The Rams have a very talented group up front overall with Donald, the otherworldly Quinn, Chris Long and Michael Brockers as the starters. Long didn’t perform well last season because he played through the final few weeks on one leg. Brockers has never developed into the pass-rusher the Rams were hoping he would be when they chose him in the first round of the 2012 NFL Draft, but he’s very effective at containing the run. Besides, St. Louis can substitute Brockers with the newly acquired Nick Fairley on passing downs. Fairley has work-ethic concerns, but his talent level is off the charts, and when motivated, he can be an absolute terror on the interior.

St. Louis will once again be able to generate tons of pressure, which will continue to aid the secondary. All four starters plus the nickel will return in 2015, as no changes were made to this group. The top corner, Janoris Jenkins, didn’t perform especially well this past season because he was hampered by a lingering knee injury. He should bounce back to form, if healthy. He’ll start across from E.J. Gaines, who surprised many by being effective despite being a sixth-round rookie. Trumaine Johnson will reprise his role as an adequate slot corner.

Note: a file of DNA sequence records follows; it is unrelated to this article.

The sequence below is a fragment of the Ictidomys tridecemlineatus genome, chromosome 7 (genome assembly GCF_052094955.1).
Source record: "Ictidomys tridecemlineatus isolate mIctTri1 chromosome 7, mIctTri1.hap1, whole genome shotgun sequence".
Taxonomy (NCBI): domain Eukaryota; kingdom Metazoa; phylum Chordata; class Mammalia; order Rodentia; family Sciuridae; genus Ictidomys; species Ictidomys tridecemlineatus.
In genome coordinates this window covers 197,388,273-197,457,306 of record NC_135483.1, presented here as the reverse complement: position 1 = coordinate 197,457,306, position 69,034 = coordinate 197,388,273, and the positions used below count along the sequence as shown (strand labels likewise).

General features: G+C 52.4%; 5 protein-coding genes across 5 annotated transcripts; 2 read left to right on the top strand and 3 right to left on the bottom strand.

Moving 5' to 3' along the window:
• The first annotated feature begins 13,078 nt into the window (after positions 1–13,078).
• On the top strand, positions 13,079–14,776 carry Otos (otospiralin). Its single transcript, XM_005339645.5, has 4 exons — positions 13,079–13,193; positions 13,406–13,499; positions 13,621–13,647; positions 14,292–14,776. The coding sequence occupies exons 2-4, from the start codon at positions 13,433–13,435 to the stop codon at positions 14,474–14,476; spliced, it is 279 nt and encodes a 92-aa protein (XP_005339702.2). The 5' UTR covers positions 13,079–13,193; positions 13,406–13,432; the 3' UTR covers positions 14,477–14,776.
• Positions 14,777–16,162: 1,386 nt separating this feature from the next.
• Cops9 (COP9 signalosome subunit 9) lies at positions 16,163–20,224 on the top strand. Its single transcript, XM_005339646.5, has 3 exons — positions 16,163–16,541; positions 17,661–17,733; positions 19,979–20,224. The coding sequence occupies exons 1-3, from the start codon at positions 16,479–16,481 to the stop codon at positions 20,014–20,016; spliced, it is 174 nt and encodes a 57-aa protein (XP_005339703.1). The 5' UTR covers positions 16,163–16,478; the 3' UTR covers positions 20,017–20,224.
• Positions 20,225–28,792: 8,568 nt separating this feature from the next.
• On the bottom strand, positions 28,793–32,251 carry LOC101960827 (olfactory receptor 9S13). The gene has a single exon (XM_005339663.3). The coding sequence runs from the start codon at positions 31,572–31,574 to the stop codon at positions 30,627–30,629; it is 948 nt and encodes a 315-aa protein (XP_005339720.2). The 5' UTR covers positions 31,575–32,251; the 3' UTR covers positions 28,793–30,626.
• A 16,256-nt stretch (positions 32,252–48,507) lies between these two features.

Rounding out the secondary, T.J. McDonald and Rodney McLeod figure to start at safety, though Mark Barron, acquired via trade during the 2014 campaign, will fight for playing time. Both McDonald and McLeod were solid, but unspectacular last season. Barron, being a former first-round choice, is more talented than them, so it’s possible that he could crack the lineup. The weakest group in St. Louis’ defense is the linebacking corps. James Laurinaitis is a big name, but he hasn’t played well in years, and he actually has regressed each season. Former first-rounder Alec Ogletree also needs to step up, as he has disappointed thus far in his career. Akeem Ayers, signed over from the Patriots, figures to be a solid contributor on the first two downs.